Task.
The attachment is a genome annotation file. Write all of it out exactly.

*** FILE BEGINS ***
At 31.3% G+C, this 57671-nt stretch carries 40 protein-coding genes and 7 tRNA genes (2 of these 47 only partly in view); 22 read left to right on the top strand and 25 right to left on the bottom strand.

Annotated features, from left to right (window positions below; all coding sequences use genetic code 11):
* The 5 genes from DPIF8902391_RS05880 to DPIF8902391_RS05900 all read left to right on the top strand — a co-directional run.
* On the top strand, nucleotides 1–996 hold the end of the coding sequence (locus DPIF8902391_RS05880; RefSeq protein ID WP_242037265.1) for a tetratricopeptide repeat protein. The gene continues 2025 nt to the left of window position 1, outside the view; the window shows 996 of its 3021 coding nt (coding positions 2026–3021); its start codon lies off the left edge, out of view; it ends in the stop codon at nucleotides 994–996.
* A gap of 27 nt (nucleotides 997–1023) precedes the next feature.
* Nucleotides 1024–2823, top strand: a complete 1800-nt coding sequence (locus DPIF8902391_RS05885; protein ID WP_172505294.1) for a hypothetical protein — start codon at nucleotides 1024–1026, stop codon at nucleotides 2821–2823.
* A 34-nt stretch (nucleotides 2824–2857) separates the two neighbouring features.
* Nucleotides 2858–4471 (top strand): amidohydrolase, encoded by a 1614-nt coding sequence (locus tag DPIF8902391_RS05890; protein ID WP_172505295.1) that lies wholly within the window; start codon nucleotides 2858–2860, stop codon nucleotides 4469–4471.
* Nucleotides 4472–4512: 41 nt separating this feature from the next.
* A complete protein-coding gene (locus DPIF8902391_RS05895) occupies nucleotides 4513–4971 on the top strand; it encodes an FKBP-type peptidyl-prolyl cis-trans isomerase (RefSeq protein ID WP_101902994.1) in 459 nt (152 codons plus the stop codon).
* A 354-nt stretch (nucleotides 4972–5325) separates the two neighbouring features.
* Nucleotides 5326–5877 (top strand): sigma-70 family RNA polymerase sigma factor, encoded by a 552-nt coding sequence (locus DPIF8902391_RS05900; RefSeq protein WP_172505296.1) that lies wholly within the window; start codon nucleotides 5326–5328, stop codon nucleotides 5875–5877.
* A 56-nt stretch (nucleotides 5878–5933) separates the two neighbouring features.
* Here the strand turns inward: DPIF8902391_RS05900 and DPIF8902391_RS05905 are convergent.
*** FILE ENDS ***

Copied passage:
At 31.3% G+C, this 57671-nt stretch carries 40 protein-coding genes and 7 tRNA genes (2 of these 47 only partly in view); 22 read left to right on the top strand and 25 right to left on the bottom strand.

Annotated features, from left to right (window positions below; all coding sequences use genetic code 11):
* The 5 genes from DPIF8902391_RS05880 to DPIF8902391_RS05900 all read left to right on the top strand — a co-directional run.
* On the top strand, nucleotides 1–996 hold the end of the coding sequence (locus DPIF8902391_RS05880; RefSeq protein ID WP_242037265.1) for a tetratricopeptide repeat protein. The gene continues 2025 nt to the left of window position 1, outside the view; the window shows 996 of its 3021 coding nt (coding positions 2026–3021); its start codon lies off the left edge, out of view; it ends in the stop codon at nucleotides 994–996.
* A gap of 27 nt (nucleotides 997–1023) precedes the next feature.
* Nucleotides 1024–2823, top strand: a complete 1800-nt coding sequence (locus DPIF8902391_RS05885; protein ID WP_172505294.1) for a hypothetical protein — start codon at nucleotides 1024–1026, stop codon at nucleotides 2821–2823.
* A 34-nt stretch (nucleotides 2824–2857) separates the two neighbouring features.
* Nucleotides 2858–4471 (top strand): amidohydrolase, encoded by a 1614-nt coding sequence (locus tag DPIF8902391_RS05890; protein ID WP_172505295.1) that lies wholly within the window; start codon nucleotides 2858–2860, stop codon nucleotides 4469–4471.
* Nucleotides 4472–4512: 41 nt separating this feature from the next.
* A complete protein-coding gene (locus DPIF8902391_RS05895) occupies nucleotides 4513–4971 on the top strand; it encodes an FKBP-type peptidyl-prolyl cis-trans isomerase (RefSeq protein ID WP_101902994.1) in 459 nt (152 codons plus the stop codon).
* A 354-nt stretch (nucleotides 4972–5325) separates the two neighbouring features.
* Nucleotides 5326–5877 (top strand): sigma-70 family RNA polymerase sigma factor, encoded by a 552-nt coding sequence (locus DPIF8902391_RS05900; RefSeq protein WP_172505296.1) that lies wholly within the window; start codon nucleotides 5326–5328, stop codon nucleotides 5875–5877.
* A 56-nt stretch (nucleotides 5878–5933) separates the two neighbouring features.
* Here the strand turns inward: DPIF8902391_RS05900 and DPIF8902391_RS05905 are convergent.